§ 18. Sir WILLOUGHBY DICKINSON
asked the Under-Secretary of State for War whether it is proposed to turn out of the Volunteer Force many thousands of men. who responded to the original appeal of the Secretary of State and took the Volunteer oath but are not in a position to undertake the regular number of drills laid down, after they were sworn in, by the Act of 1916; whether he is aware that many have bought their own uniform and given much time to training and drill; and, seeing that it would be in the interests of the nation that these men should have the right to take part in Home defence in case of invasion, whether he will permit them to remain either as reserves or as supernumeraries to the establishment provided they undertake to serve until the end of the War?
§ Mr. MACPHERSON
It has been decided that, with the exception of a comparatively small number of men who will be retained to perform definite duties, such as guards, etc., no Volunteers will be kept in the force after 31st March next who have not undertaken to serve until the end of the War and to perform a certain programme of training.
I am aware that many Volunteers have bought their own uniform, and have given much time to training and drill, and I hope that all who are physically eligible will be prepared to undertake the very moderate training obligations referred to.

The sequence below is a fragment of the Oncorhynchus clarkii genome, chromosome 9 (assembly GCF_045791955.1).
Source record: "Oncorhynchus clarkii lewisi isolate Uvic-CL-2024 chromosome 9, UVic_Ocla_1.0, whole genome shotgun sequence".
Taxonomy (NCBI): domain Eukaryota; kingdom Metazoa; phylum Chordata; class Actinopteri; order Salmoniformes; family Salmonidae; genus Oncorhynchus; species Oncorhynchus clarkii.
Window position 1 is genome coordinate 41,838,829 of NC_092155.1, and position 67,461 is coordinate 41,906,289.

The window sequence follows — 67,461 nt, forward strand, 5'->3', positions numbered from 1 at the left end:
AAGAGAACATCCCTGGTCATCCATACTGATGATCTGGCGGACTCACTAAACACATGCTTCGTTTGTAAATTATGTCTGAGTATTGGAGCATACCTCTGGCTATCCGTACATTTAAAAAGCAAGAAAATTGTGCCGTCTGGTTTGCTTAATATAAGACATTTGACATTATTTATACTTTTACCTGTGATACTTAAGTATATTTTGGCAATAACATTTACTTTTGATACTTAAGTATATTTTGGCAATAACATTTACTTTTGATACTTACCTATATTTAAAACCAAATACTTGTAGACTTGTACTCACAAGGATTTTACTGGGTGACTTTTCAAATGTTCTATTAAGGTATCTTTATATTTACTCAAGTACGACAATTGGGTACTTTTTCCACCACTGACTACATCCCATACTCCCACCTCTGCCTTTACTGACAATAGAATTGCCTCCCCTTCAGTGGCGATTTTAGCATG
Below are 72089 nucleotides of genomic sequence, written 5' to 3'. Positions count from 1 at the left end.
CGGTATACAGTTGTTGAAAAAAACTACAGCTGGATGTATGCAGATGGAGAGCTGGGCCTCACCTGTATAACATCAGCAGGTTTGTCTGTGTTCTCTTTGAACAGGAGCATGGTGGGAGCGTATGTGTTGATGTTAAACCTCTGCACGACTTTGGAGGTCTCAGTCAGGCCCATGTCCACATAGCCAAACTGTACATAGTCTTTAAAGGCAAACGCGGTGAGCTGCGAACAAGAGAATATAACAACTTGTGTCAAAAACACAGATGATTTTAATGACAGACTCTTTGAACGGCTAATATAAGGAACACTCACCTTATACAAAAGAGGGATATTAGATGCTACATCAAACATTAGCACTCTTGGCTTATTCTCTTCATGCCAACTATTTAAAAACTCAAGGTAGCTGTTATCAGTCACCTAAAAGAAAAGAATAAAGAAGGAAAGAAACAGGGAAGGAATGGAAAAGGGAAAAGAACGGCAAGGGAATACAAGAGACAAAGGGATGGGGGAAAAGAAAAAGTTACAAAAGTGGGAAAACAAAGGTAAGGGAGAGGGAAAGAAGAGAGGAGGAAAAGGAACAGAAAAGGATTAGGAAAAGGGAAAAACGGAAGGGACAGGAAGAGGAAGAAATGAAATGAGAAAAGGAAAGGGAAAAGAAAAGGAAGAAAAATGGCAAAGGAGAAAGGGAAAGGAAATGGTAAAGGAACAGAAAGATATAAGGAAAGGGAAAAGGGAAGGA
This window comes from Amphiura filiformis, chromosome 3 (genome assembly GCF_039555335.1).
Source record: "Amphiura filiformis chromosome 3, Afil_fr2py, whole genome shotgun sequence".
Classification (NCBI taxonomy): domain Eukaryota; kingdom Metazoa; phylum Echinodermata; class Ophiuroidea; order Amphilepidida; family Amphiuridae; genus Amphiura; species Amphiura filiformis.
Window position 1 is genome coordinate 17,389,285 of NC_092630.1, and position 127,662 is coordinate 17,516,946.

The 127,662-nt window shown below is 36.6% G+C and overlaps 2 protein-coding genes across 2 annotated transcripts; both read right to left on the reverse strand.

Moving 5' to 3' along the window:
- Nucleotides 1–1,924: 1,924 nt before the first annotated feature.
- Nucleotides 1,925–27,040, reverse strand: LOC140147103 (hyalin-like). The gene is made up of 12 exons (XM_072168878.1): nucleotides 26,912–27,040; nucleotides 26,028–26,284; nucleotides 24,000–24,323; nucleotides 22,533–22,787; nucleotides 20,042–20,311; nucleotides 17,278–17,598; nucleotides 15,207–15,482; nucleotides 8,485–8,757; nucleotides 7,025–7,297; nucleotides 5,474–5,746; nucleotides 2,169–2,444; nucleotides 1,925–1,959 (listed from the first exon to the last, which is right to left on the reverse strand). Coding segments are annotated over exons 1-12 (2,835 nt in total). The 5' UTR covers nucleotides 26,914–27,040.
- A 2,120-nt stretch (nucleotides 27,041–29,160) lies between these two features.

The syllabus of training laid down is the least that the military authorities consider should be performed by any man who is to render useful service as a soldier in the event of invasion. The increasing reliance that is being placed upon the Volunteer Force makes it specially important to do everything possible to increase its efficiency.
§ Sir W. DICKINSON
Can the hon. Gentleman say the number of men who are being turned out of the Volunteer Force by this Order?
§ Mr. BILLING
Is it not the fact that only those have been turned out who could have left by giving fourteen days' notice, and that it was found utterly impossible to carry on the force upon those lines?